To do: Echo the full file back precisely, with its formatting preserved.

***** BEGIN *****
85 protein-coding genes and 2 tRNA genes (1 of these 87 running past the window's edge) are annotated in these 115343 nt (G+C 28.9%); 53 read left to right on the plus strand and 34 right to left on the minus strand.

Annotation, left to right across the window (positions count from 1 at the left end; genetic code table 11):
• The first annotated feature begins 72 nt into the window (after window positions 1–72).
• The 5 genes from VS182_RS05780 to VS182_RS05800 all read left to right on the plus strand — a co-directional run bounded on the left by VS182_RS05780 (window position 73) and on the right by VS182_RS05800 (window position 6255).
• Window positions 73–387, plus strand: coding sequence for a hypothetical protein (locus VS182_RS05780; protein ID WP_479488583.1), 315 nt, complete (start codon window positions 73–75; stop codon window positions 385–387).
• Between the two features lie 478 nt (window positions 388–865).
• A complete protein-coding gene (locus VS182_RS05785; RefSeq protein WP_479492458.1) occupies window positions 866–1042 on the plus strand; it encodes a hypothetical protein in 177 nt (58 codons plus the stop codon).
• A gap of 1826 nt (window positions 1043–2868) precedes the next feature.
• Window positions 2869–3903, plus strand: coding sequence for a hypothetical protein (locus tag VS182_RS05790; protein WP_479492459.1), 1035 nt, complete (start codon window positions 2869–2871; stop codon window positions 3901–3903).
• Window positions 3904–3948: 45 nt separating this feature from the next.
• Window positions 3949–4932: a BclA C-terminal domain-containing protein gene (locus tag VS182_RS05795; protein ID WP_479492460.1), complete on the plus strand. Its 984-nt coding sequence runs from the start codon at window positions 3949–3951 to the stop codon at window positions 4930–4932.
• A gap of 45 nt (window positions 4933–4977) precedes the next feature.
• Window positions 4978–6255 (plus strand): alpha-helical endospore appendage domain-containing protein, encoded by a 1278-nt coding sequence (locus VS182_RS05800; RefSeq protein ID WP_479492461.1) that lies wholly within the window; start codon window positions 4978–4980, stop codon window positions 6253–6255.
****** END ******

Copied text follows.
85 protein-coding genes and 2 tRNA genes (1 of these 87 running past the window's edge) are annotated in these 115343 nt (G+C 28.9%); 53 read left to right on the plus strand and 34 right to left on the minus strand.

Annotation, left to right across the window (positions count from 1 at the left end; genetic code table 11):
• The first annotated feature begins 72 nt into the window (after window positions 1–72).
• The 5 genes from VS182_RS05780 to VS182_RS05800 all read left to right on the plus strand — a co-directional run bounded on the left by VS182_RS05780 (window position 73) and on the right by VS182_RS05800 (window position 6255).
• Window positions 73–387, plus strand: coding sequence for a hypothetical protein (locus VS182_RS05780; protein ID WP_479488583.1), 315 nt, complete (start codon window positions 73–75; stop codon window positions 385–387).
• Between the two features lie 478 nt (window positions 388–865).
• A complete protein-coding gene (locus VS182_RS05785; RefSeq protein WP_479492458.1) occupies window positions 866–1042 on the plus strand; it encodes a hypothetical protein in 177 nt (58 codons plus the stop codon).
• A gap of 1826 nt (window positions 1043–2868) precedes the next feature.
• Window positions 2869–3903, plus strand: coding sequence for a hypothetical protein (locus tag VS182_RS05790; protein WP_479492459.1), 1035 nt, complete (start codon window positions 2869–2871; stop codon window positions 3901–3903).
• Window positions 3904–3948: 45 nt separating this feature from the next.
• Window positions 3949–4932: a BclA C-terminal domain-containing protein gene (locus tag VS182_RS05795; protein ID WP_479492460.1), complete on the plus strand. Its 984-nt coding sequence runs from the start codon at window positions 3949–3951 to the stop codon at window positions 4930–4932.
• A gap of 45 nt (window positions 4933–4977) precedes the next feature.
• Window positions 4978–6255 (plus strand): alpha-helical endospore appendage domain-containing protein, encoded by a 1278-nt coding sequence (locus VS182_RS05800; RefSeq protein ID WP_479492461.1) that lies wholly within the window; start codon window positions 4978–4980, stop codon window positions 6253–6255.